Now that Christianity is strange to the larger American culture, Christians have an opportunity to reclaim the freakishness of the Gospel message, Russell Moore writes in his new book, Onward: Engaging the Culture Without Losing the Gospel.
"As American culture changes, the scandal of Christianity is increasingly right up front, exactly where it was in the first century. The shaking of American culture will get us back to the question Jesus asked his disciples at Caesarea Philippi: 'Who do you say that I am?' As the Bible Belt recedes, those left standing up for Jesus will be those who, like Simon Peter of old, know how to answer that question.
Once Christianity is no longer seen as part and parcel of patriotism, the church must offer more than 'What would Jesus do?' moralism and the 'I vote values' populism to which we've grown accustomed. Good," wrote Moore, president of the Southern Baptist Convention's Ethics & Religious Liberty Commission, in Chapter two.
In a Wednesday phone interview with The Christian Post, Moore explained that the Church in America can thrive, as the Church always has, when it is seen as abnormal or counter-cultural.
He also reflected on the events of the last month, which saw the murder of Christians in a South Carolina church service and the imposition of gay marriage on all 50 states by the U.S. Supreme Court. This time is "a crucial moment for the Church's witness right now," Moore said.
In part two of the interview, Moore explains why reminding himself daily, the next Billy Graham could be drunk right now, helps his cultural engagement.
Onward will be released on Aug. 1 and is available for pre-order.
Here is the lightly edited transcript of part one of that interview:
CP: June was an eventful Month for the Church in America. You had the racist shooting at Charleston Emanuel AME, followed by the Confederate flag debate and the incredible public witness of the families of those slain. That was followed by a Supreme Court gay marriage decision and Christians who opposed the decision were described by some as hateful bigots. And now we're hearing about churches being set on fire by an arsonist. Have you had a chance to reflect on what these events tell you about the state of the Church in America today?
Moore: The events of this summer remind us of our responsibility to bear witness. Which means not only to do things but to explain to the world around us why we are doing them.
I think we see both in the redefining of family norms and in the ongoing racial tension around us, the Church has to speak for the future. And the future is not the abstract "right side of history" of sexual liberationists, the future is the kingdom of God. So we have to be informed about the kingdom of God and we have to live that out within our own congregations.
And I think we saw a great deal of that witness in the response of the families [of those slain at Charleston Emanuel AME].
One of the greatest joys I've had in this job is explaining to secular journalists and politicians why those families would react the way they did, to talk about forgiveness and in that to talk about the Gospel, how in a Christian view of reality forgiveness doesn't mean doing away with justice, but that Christians believe in justice both in terms of the state and also, ultimately, in terms of the judgment seat of Christ, that forgiveness means Romans 12, giving place to the vengeance of God.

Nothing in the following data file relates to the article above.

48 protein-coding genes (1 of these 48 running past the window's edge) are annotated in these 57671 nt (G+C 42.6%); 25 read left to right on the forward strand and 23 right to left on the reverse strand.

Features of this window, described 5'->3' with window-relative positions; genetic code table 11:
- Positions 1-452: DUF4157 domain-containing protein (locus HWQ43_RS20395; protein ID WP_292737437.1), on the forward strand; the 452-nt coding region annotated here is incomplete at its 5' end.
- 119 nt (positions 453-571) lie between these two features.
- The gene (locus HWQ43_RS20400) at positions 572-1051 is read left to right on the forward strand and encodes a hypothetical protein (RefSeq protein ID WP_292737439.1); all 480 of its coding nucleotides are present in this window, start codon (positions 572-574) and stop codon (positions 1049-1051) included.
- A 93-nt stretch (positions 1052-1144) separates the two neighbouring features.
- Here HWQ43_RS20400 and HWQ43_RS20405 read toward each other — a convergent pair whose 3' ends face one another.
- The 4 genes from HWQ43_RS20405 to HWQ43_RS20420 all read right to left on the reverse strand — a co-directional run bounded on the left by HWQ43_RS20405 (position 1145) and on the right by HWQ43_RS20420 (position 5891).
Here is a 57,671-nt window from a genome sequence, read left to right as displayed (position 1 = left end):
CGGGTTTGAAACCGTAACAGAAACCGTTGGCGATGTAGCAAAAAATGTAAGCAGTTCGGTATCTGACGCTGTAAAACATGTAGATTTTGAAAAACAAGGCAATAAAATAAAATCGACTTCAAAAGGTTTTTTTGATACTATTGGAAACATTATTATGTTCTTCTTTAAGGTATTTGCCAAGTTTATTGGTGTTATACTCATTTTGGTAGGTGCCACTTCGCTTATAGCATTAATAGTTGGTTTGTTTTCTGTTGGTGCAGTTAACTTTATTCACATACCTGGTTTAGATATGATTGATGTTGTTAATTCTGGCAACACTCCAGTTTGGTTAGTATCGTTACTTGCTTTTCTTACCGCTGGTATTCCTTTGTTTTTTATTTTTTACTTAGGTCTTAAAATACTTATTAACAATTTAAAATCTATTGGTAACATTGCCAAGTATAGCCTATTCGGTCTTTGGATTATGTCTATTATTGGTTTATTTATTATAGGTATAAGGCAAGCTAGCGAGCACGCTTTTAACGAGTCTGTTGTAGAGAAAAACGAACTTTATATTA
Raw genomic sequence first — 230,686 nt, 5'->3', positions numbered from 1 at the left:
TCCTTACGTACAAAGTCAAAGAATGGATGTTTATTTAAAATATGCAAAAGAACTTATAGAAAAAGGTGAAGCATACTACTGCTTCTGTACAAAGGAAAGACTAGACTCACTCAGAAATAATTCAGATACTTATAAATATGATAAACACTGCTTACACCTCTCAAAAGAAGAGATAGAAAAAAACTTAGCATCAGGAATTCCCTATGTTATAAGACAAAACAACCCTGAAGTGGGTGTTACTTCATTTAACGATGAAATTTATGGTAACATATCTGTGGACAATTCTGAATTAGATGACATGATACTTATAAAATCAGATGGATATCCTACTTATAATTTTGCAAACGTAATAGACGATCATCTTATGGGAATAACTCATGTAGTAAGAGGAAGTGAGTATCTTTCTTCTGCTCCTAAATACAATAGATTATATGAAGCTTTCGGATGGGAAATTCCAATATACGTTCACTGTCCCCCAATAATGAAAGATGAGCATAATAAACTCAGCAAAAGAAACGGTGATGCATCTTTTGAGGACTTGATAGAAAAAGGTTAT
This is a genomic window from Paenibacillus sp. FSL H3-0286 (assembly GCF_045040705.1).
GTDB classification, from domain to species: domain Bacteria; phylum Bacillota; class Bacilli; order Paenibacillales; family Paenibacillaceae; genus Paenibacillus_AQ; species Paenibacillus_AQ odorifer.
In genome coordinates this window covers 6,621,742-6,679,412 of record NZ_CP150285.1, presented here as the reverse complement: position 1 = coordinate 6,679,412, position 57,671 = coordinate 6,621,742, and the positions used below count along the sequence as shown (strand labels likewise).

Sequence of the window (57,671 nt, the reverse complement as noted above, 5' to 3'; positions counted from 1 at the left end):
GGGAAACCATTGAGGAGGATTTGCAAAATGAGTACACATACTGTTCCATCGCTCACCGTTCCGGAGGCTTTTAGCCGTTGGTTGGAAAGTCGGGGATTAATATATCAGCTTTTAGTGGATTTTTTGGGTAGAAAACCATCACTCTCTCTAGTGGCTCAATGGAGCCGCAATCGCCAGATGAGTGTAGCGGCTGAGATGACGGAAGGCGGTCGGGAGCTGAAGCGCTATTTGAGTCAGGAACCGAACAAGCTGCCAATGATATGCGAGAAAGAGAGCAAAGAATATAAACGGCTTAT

I think it's a crucial moment for the Church's witness right now.
CP: In Chapter one you wrote about a conversation you had with a lesbian activist in which she described herself as "normal" and, by implication, you are "not normal." "I suspect she's right," you wrote. Now that conservative Christians are "not normal" or "counter cultural," are there advantages that come with that?
Moore: There are disadvantages and advantages. The disadvantages relate to society. For instance, there were people who, 50 or 100 years ago, did not divorce because divorcing would have been seen as a social scandal. So they stayed together and worked at their marriages, and that was a good thing, in many cases at least, for them, for their children, and for society at large.
The advantage is for the Church to actually be the Church. Whenever the Church becomes a water carrier for the culture, the Church's witness turns into a generic, abstract articulation of values, rather than the "thus saith the Lord" of the Gospel.
So I think we have the opportunity now to be a distinctive voice, which is where Christianity always thrives. And we've been here before. This is not new terrain. It's new terrain in American life but it's certainly not new terrain in Christian life.
CP: An argument we hear often is that many are turned off by the position of conservative Christians on homosexuality and gay marriage, so the church needs to change in order to be a more welcoming place for those people. What's your response?
Moore: As I talk about in the book, we've heard that before too. We were told at the beginning of the 20th century that contemporary people would not be able to accept the supernatural, so if the Church didn't adapt to a scientific, materialist view of reality, the Church would not be able to reach the next generation. And that same song has been sung repeatedly over the 20th century.
Think of the notorious Bishop John Shelby Spong who said that Christianity must change or die, when in reality the forms of Christianity that did adapt to that died. It turns out, once you toss aside virgin births and empty tombs, you no longer have Christianity at all, you simply have another form of American civic association, and we don't need another one of those.